Being back in Australia at the moment we are loving celebrating and sharing these moments with our family, long time friends and those journeying with us.

Last year we celebrated New Years with friends on the shore of the lake in Mozambique. Fireworks, games, conversations and thunderstorms that flooded and blew tents away were memorable events.

This year we celebrated New Years with family & friends in Perth. No fireworks or thunderstorms, but games, glow sticks, conversation, great food, swimming, cricket and picnics at the river foreshore took their place. Being with extended family, celebrating grandparent & great-grandparent birthdays, sharing stories and journeys, capturing the moments in our memories – these are priceless moments that we are loving and we look forward to enjoying more in the next couple of months before returning to Mozambique. P1110557 P1110607

Protected. Enough Said.


Satemwa flowers

I have an extreme phobia of snakes. Extreme. No toy snakes in our house, no reptile documentaries or snake stories when I am around.

[As an aside – For those wondering, yes there are snakes here, yes I walk through long grass a lot, no I don’t like doing it, but yes it is part of life].

So when something happens that maybe, likely, probably, definitely was a snake bite, I block it out. Pretend it never happened. If you don’t talk about something it isn’t true. Right?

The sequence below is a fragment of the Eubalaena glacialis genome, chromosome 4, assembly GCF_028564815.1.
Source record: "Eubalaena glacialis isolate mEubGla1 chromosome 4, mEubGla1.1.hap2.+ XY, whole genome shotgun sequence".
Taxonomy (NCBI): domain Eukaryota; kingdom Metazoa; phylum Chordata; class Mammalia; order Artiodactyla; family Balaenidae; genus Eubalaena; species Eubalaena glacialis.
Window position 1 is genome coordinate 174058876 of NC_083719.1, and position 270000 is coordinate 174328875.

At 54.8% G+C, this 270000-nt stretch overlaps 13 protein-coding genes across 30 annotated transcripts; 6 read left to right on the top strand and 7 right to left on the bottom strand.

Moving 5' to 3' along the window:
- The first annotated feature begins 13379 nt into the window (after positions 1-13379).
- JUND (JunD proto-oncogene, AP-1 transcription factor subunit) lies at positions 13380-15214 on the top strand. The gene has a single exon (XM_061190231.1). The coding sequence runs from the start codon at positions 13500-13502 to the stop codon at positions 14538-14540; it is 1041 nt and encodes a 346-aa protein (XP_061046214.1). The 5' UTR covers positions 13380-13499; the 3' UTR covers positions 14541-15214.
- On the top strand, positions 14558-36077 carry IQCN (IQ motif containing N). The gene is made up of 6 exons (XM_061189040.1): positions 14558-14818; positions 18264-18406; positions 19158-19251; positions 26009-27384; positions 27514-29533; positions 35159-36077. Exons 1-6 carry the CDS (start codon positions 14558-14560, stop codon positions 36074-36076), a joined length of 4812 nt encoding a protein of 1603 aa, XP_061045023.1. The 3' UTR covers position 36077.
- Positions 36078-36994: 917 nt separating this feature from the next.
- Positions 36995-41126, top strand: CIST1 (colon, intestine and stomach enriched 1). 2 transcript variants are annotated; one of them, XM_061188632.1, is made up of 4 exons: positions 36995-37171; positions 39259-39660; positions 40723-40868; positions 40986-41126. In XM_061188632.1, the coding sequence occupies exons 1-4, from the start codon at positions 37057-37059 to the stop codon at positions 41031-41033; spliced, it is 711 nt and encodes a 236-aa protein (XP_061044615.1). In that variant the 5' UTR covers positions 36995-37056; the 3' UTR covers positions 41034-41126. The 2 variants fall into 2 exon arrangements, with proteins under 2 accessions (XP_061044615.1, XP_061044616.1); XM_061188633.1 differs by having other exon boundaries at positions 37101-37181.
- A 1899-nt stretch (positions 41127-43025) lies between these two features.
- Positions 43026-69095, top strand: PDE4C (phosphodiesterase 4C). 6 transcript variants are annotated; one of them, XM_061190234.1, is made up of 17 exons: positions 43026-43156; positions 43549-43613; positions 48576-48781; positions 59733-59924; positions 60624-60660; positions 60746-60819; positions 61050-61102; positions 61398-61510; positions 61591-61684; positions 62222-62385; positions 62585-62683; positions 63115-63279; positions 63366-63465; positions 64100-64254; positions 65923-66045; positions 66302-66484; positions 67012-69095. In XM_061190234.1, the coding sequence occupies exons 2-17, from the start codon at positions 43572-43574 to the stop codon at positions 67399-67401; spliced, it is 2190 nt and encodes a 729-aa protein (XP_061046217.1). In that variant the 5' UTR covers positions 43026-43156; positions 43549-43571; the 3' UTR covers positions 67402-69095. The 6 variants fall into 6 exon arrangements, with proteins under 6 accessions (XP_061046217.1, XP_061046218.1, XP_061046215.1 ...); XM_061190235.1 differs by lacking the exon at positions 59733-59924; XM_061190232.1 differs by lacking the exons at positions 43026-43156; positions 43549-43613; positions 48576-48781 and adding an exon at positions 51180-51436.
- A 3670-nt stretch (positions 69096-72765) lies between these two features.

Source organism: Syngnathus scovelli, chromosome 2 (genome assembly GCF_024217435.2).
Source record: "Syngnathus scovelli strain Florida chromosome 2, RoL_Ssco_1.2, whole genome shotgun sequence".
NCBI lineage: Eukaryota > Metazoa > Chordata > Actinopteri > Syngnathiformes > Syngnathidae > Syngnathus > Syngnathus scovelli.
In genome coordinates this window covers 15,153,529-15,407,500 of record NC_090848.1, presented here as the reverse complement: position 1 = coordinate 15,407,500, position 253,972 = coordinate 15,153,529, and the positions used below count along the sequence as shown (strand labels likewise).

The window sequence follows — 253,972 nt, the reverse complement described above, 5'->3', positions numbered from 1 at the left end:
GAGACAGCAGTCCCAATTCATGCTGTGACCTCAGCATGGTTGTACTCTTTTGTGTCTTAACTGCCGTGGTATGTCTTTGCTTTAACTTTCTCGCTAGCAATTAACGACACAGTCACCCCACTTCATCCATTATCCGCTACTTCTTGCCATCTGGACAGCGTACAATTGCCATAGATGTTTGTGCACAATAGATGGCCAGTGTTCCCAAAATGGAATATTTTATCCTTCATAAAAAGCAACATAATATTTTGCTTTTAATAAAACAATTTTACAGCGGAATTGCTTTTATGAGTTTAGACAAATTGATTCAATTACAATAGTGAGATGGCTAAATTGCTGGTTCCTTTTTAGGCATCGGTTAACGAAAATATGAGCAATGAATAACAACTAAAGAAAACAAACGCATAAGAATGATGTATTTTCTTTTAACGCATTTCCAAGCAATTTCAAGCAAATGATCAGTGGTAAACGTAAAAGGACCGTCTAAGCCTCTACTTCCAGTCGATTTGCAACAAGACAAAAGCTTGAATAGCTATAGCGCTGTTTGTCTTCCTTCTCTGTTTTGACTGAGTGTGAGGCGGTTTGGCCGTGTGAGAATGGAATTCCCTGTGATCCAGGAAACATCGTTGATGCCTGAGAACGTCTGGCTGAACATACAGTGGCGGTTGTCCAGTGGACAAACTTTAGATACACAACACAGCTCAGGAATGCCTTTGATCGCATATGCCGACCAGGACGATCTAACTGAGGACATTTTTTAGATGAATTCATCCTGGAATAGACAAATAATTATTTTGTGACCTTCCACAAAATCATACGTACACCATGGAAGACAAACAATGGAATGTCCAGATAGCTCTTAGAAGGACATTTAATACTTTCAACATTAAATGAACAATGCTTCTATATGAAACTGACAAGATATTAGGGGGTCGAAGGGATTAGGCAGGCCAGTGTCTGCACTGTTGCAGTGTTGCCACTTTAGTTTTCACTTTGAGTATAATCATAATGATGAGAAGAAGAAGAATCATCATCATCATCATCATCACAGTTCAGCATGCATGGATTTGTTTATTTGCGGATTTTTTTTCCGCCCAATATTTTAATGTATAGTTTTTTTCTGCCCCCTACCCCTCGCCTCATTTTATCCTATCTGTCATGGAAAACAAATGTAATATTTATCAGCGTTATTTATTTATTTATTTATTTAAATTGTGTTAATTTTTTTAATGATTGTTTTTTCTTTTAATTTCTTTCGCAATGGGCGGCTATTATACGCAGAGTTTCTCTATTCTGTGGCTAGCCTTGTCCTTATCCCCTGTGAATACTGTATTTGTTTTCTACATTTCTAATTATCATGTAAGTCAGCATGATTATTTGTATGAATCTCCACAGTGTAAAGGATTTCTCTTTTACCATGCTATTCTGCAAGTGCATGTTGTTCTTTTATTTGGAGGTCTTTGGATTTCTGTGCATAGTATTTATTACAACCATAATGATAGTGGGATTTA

But as I was writing our upcoming newsletter I was reminded that it did happen. And that not to acknowledge it, is also a failure to acknowledge the greater power of God who protected me and reminded me again of his faithfulness.

So I write this not as a ‘look at me who got bitten by a snake’, or for you to be shocked or worried, but to attest to God’s power over all things, even our greatest fears.

A quick summary…

In Malawi for a conference in March we had an afternoon off and so a bunch of ladies (and a couple of men) decided to visit a beautiful tea estate for high tea. We enjoyed the tea and then wandered the gorgeous gardens. A quick group photo before we left and I stepped sideways into the flowers to be more visible – when I felt a sudden and very sharp pain in my lower leg. I looked down and brushed two little blobs off the outside of my pants. I rubbed my pants but it still hurt. I lifted up my pant leg and couldn’t see anything but it still felt like stabbing pains.

A couple of hours later it still hurt. Badly. Under my pant leg I now had two little red dots next to each other. The dots stayed visible for days. I was also very unwell that night and the next day, but I am thinking that was just coincidental gastro….denial again?

The guys I was with said snakebite. I said no way. They said yes. I think they were right. Actually, I know they were.

Anyway, back to God’s Protection…a few things stand out…

  1. I was wearing jeans – I never wear jeans here, in fact I think in the last 2.5 years I have worn jeans 0 times in Mozambique and probably only a handful in Malawi. The point being of course that denim is way less penetrable than bare skin or thin skirt material.
  2. I was in Malawi – Even though I didn’t need to go to the hospital, just the fact that I could get there in an hour and a half, instead of 5hrs and a border crossing from our house, gave us peace of mind and took away any fear from being so far from help.
  3. I was ok – There are poisonous snakes here. I was ok. Enough said.